Mining on Sacred Ground

man pulls kayak out of Menominee offshoot


Like the Standing Rock Sioux before them, the Menominee Nation has taken up the mantle of “water protectors” in the Midwest. They’re also trying to safeguard their Tribal history. 

As the Green American reported in our Fall 2017 issue, Aquila Resources, a Toronto-based mining company, wants to site an open-pit sulfide mine, called the Back Forty Mine, in Upper Michigan, 150 feet from the Menominee River. 

The Menominee, together with other local residents, are turning out in force to fight off the mine, which would be located on their traditional lands, in the area that’s the location of their origin story. Sacred burial remains of Menominee ancestors have been discovered near the mine site, as have mounds, dance rings, raised garden beds, and other features of cultural and archaeological significance.

While Aquila says it conducted its own archaeological survey and the mine will not encroach on those cultural sites, the Menominee counter that Aquila did not consult them or obtain their consent.

They do not trust that the Aquila survey was as thorough as an independent survey in which the Menominee themselves took part would have been. 

Menominee Nation organizer Tony Brown conducted a tour in April of just some of the sacred and historical Menominee cultural areas near the mine site, pictured below.

Tony pointing up

Menominee Nation organizer Tony Brown points to an ancient Menominee storage mound (raised ground behind the small pine trees, and inset photo) near the Back Forty mine site, located on traditional Menominee lands. Brown says the mounds acted as natural refrigerators, keeping goods cold. Anyone who needed something could simply take it from one of these mounds. 

kayak on the Menominee river

“Further up the river is where [archaeologists] found bones [of Menominee ancestors]. To support the people that were on this river, the Menominee had a gifting economy. Today, we all have things that can be sold or taken away from us. Here, everything was shared. ... We don’t have a big war history, the Menominee people, because we understood [the importance of cooperation]. Here was joy, love, everything you needed. Our Garden of Eden."  --Tony Brown, Menominee community organizer

man points to mounds on the ground

"This is a raised garden bed. At first, you might think it’s a road track. You can see how much they blend in if you weren’t looking. [Archaeologist Dr. David] Overstreet and his people put those stakes in the ground to mark it. These weren’t just one family’s garden. They stretch for big distances. It was a whole village garden. People were much more cooperative, much more interdependent. Part of what’s gone on with this society is we’ve become independent, and that’s really not healthy.”  --Tony Brown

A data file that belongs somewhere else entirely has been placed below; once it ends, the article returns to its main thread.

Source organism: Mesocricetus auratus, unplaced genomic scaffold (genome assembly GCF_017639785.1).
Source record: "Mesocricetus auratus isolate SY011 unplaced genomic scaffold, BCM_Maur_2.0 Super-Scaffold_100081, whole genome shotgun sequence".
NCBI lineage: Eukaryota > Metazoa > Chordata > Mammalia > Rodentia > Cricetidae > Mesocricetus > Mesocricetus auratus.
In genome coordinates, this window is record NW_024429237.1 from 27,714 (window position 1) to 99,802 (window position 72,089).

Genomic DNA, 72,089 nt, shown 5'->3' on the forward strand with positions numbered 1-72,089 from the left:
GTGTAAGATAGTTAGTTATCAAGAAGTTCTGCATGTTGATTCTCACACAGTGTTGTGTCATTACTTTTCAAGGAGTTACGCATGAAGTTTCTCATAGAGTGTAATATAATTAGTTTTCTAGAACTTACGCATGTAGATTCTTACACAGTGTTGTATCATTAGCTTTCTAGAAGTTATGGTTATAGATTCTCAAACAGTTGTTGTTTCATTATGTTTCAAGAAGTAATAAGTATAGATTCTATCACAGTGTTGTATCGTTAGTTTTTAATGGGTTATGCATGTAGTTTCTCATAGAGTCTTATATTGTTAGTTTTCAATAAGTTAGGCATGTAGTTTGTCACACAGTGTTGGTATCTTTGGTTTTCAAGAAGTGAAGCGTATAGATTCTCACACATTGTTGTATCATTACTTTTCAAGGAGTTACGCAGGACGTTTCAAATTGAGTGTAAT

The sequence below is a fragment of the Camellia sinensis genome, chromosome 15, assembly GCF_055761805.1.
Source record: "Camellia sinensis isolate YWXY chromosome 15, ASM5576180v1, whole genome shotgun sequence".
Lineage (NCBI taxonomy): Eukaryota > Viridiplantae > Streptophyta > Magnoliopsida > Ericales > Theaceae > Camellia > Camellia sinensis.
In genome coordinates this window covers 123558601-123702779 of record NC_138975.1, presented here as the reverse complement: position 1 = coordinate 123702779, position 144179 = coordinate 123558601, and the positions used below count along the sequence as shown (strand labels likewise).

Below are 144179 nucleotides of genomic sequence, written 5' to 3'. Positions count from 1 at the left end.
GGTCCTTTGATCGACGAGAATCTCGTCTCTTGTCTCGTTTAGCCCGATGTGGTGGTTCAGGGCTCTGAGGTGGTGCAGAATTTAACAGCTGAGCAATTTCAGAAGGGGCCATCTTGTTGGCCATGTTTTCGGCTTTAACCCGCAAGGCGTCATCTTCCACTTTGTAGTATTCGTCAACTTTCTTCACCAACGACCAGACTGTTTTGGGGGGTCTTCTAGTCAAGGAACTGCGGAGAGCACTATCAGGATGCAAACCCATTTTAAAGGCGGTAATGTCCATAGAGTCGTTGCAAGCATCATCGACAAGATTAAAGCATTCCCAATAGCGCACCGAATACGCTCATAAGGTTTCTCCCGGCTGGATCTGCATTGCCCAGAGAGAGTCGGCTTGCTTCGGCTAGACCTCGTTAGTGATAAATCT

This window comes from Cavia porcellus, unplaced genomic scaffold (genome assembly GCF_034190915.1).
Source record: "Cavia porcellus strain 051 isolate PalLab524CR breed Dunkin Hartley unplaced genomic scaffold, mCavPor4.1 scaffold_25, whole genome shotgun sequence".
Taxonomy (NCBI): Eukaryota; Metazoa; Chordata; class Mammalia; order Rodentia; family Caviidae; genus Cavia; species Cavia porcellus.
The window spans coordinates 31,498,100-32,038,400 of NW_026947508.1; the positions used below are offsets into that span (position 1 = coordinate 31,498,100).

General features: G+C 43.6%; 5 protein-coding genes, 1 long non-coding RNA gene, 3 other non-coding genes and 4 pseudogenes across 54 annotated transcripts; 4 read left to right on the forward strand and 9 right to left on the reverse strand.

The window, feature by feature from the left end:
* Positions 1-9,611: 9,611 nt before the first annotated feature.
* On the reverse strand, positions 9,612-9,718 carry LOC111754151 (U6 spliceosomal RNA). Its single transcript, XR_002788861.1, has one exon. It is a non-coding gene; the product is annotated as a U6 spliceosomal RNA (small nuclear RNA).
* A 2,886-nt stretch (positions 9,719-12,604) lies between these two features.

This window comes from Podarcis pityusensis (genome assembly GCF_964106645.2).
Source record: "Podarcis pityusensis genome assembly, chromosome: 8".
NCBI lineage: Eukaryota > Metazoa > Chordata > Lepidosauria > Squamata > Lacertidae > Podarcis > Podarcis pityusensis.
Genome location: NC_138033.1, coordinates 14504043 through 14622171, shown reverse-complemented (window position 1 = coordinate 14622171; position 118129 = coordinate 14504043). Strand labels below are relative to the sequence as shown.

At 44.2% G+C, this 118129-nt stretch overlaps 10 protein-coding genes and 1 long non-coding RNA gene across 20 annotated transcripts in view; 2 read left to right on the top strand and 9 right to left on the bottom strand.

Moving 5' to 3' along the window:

“If this raised garden is here, and that mound is there, you want me to believe there’s nothing over there on the mine site?” Brown said on the tour, gesturing toward Aquila’s fenceline. “I don’t. They haven’t been trained in the way [the Menominee have been]. How would they know that’s a garden bed? How would they know that’s a mound? They haven’t done the research, and they won’t let us, the Menominee people, go look.”

Sign that says Indian Rings

Brown noted that while archaeologists have dated the Menominee settlement near the Back Forty site as being more than 13,000 years old, Tribal historians say it’s even older.

faint ring-shaped mounds on the ground

The faint, ring-shaped outline in the grass is an ancient Menominee dance ring, marked by signs put up by the state of Michigan It’s located in the Shakey Lakes State Park, adjacent to the mine site.

“This area ... this was heaven. They found the oldest [type of] wild rice, which was plentiful, here. Wild rice used to grow here. We’re called ‘the people of the wild rice’ because [we knew] you go out there and you get what the Creator gives you. You don’t exploit it. You don’t plow it up. You don’t give up everything else. We’ve got a choice of paths. If we make the right ones, the people, as the Creator made them, will survive. That means all people, not just the Menominee. If we go down that burnt, black path [of siting the Back Forty Mine], it frightens me. You learn quick that cooperation benefits a lot more people than the destructive path.” --a Menominee water protector who wishes to remain anonymous

burial mound

This ancestral burial mound is among the archaeological sites that could be impacted by the proposed Back 40 mine. Photo by Kevin Lancour

The Menominee and other local activists are also against the mine for the impact it could have on local water supplies. Since sulfide mining is more toxic than conventional mining—exposing sulfide ore to air and water easily creates corrosive sulfuric acid—any leakage from the mine could wreak havoc on the environment. It could also poison drinking water supplies, since the Menominee River feeds into Lake Michigan, the water source for millions.  

Aquila received a conditional, final  permit from the Michigan Department of Environmental Quality (DEQ) on June 4th to start construction on the mine. Aquila must provide the DEQ with plans to model, monitor, and prevent potential environmental damage from the mine, to secure the agency’s final approval.

Local activists say they won’t stop fighting the mine, and members of the Menominee Nation say they’ll put their bodies between Aquila’s equipment and their traditional lands if they have to. 

For more information and updates on the water protectors’ efforts, see our article, “The Back Forty Mine: Is It the Next Standing Rock?

Sign our letter urging the four main investors in Aquila Resources to pull their funding, as the company is moving forward with the mine without community support. To date, more than 14,000 supporters have signed onto this action.

From Green American Magazine Issue